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What a Difference a Variant Makes: Delta’s Impact

GREG LINDSAY

GREG LINDSAY

Greg Lindsay is Director of applied research at NewCities.

Any hopes for what Americans colloquially referred to as “hot vax summer” — a frenzied embrace of pre-Covid rituals post-vaccination — were dashed by a surge in new cases caused by the highly contagious Delta variant, which carved a swath through unvaccinated adults and children. Delta’s rise has scrambled companies’ plans to summon employees back to offices, delayed the start of some universities’ fall semesters, and perhaps permanently dampened business travel.

A chance for business as usual? 

In highly-vaccinated Canada, the variant still cast a pall over snap elections that nonetheless produced a renewed mandate for Prime Minister Justin Trudeau’s Liberal Party and its aggressive plans to increase immigration. Meanwhile, Mexico struggled mightily with the latest wave, and its relationship with America’s Biden administration has been less of an improvement than originally hoped. The Caribbean fared no better, as painfully slow vaccine rollouts failed to stop new outbreaks.

Although the Delta wave is currently in rapid decline, the predicted Q4 return to normalcy now offers more questions than answers. The run-up to year end promises to be a race between vaccinations and variants, with the pandemic’s eventual end hanging in the balance.

Borders and travel are no longer an open-and-shut case 

After collectively reopening their borders to US tourists this summer in time for peak season in the northern hemisphere — and receiving no reciprocity from the Biden administration in return — the EU voted to remove America from its safe list in early September, prompting new rules and restrictions on US travelers (and in Sweden’s case, an outright ban, vaccinated or not). This followed Canada’s unilateral decision in early August to reopen its land border with the USA to vaccinated travelers, and to do so for other nationalities a month later. But once again, America failed to match, leaving Canadians stuck on their side of the border.

The USA finally began to relent in late September, announcing vaccinated foreigners would at last be allowed to enter via the air starting in November (land borders with Canada and Mexico remain closed). The decision drew praise from travel industry trade groups keen for a semblance of normalcy on trans-Atlantic routes, while European leaders saw it as an insufficient olive branch following the furor over Aukus. As has been the case throughout the pandemic, passports once thought to be sacrosanct are again in flux due to parabolic case counts and shifting politics.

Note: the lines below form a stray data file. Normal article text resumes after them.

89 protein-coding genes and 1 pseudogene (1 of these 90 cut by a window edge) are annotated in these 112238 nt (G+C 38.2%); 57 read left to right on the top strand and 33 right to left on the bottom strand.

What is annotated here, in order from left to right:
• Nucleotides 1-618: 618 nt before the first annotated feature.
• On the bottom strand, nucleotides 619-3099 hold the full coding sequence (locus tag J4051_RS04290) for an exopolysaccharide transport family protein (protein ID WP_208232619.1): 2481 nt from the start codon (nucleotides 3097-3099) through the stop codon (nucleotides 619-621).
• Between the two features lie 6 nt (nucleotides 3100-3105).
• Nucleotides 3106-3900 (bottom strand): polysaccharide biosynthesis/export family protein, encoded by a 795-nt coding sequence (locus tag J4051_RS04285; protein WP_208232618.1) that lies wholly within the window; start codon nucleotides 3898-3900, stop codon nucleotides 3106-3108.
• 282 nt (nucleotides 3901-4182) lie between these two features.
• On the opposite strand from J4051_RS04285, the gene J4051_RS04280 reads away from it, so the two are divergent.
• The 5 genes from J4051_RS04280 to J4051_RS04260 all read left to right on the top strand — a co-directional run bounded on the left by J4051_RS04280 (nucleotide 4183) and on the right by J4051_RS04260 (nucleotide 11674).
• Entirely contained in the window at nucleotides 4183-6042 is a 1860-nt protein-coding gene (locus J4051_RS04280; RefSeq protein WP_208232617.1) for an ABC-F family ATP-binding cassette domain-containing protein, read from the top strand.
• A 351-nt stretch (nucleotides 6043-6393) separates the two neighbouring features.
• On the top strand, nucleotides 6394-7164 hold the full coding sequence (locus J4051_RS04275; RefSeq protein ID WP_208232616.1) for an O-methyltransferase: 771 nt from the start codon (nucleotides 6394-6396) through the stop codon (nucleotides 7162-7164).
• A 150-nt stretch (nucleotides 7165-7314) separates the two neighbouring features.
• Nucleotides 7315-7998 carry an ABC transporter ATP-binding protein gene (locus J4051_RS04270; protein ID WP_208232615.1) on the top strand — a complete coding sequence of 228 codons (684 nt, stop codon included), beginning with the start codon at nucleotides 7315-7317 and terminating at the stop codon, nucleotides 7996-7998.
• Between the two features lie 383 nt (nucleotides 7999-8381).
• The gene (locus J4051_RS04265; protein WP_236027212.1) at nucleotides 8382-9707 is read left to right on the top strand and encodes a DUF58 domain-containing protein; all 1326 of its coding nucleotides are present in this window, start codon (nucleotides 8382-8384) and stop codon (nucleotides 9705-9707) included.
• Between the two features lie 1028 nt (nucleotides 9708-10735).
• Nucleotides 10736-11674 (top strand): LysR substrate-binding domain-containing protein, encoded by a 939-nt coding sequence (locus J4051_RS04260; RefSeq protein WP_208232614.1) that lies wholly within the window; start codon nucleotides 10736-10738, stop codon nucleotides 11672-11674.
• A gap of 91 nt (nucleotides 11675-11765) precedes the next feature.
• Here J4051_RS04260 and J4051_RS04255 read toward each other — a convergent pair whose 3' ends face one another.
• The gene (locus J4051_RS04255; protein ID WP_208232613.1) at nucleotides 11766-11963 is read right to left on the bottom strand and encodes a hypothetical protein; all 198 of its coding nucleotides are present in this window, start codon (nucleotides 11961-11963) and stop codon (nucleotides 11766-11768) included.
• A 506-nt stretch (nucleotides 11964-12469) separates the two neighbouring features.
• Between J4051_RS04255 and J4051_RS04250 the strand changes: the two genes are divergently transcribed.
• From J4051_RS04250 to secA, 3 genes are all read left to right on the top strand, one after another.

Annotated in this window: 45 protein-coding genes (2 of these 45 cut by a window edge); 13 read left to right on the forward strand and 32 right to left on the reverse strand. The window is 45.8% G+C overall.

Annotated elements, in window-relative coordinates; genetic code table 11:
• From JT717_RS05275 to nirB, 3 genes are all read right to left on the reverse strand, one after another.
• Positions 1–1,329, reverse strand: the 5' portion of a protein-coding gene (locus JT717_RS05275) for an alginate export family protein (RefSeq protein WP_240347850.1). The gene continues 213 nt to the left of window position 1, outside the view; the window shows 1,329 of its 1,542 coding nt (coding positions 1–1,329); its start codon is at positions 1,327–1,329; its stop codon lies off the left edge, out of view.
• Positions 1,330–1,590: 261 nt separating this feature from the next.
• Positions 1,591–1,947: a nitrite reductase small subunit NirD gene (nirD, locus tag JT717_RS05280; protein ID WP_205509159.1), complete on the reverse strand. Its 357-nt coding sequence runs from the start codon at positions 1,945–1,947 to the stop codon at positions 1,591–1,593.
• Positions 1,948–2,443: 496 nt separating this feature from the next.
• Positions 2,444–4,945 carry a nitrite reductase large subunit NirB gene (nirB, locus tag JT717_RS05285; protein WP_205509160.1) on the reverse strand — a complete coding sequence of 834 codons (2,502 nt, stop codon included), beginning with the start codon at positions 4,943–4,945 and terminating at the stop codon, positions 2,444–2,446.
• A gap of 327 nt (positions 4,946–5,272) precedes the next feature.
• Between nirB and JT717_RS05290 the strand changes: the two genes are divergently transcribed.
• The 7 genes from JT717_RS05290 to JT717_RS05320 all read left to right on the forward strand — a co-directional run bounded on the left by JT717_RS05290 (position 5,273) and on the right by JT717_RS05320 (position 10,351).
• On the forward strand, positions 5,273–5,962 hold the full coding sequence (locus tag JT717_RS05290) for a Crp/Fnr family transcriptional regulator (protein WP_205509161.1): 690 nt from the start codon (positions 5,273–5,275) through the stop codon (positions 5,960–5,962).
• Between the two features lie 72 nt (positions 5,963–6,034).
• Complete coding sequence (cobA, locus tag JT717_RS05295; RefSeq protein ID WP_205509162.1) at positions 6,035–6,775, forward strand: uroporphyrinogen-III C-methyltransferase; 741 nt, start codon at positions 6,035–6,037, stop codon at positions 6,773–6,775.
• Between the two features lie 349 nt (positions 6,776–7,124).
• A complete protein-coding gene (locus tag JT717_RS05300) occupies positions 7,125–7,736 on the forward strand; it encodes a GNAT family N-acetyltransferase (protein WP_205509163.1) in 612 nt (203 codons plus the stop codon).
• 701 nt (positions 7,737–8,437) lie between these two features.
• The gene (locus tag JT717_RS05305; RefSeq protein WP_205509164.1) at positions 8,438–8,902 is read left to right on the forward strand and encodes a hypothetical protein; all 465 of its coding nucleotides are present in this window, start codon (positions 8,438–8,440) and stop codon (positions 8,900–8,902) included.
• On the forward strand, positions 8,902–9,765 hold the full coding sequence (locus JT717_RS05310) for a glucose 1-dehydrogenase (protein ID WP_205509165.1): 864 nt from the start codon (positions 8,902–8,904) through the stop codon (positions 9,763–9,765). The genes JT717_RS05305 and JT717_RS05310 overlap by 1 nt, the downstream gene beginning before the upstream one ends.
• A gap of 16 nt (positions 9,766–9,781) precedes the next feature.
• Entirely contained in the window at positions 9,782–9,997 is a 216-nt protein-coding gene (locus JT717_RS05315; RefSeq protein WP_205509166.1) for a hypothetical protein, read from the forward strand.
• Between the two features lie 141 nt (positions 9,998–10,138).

EB-5 visas remain in limbo

No news is bad news when it comes to the US EB-5 Immigrant Investor Regional Center Program, which expired on June 30 barely a week after a federal court ruling struck down a set of Trump administration rules that had increased the minimum investment amount from USD 500,000 to USD 900,000, prompting a final flurry of applicants. For now, its potential replacement — the bi-partisan EB-5 Reform and Integrity Act — remains in limbo amid chatter that opposition lobbyists have objected to the definition of a “targeted employment area” in the hopes of winning a reauthorization of the program. This resurrection would expand the scope of such areas beyond its current majority of urban districts to less dense rural and suburban areas across the USA.

For now, however, the Biden administration’s priorities remain preoccupied by the passage of a multi-trillion-dollar infrastructure bill, resettling 75,000 Afghan refugees following the withdrawal of US troops at the end of August and subsequent fall of the Afghanistan government, and the tying of its hands by federal court order when it comes to the ongoing migrant crisis along the Mexican border.

Canada’s post-pandemic immigration push

Justin Trudeau’s party risked everything and nearly lost after calling for a new mandate in August and promptly watching its polling numbers collapse. But the Liberals’ counterattack recaptured enough seats to clinch — if not outright win — a majority on 20 September, securing Trudeau’s promise to admit 351,000 migrants this year and 361,000 the next. This is a substantial increase over pre-pandemic levels and the most in a century, although not enough to offset the pandemic-era shortfall. Speaking of which, his government has also pledged to continue fast-tracking former international students and temporary foreign workers for permanent residence through the Express Entry points system.

To secure that majority, however, the Liberals also vowed to crack down on foreign homeowners, proposing a ban on sales for the next two years in addition to a nationwide tax on foreign ownership set to begin on 1 January 2022. Critics assailed the proposal as xenophobic pandering, laying the blame for a multi-decade housing bubble on Chinese buyers in particular, while failing to address the roots of Canada’s affordability crisis. The Trudeau government now walks a tightrope promoting immigration as an economic development strategy while demonizing foreign investment — a contradiction that may come to a head if and when 300,000 Hong Kongers believed to hold Canadian passports decide the time has come to emigrate en masse.

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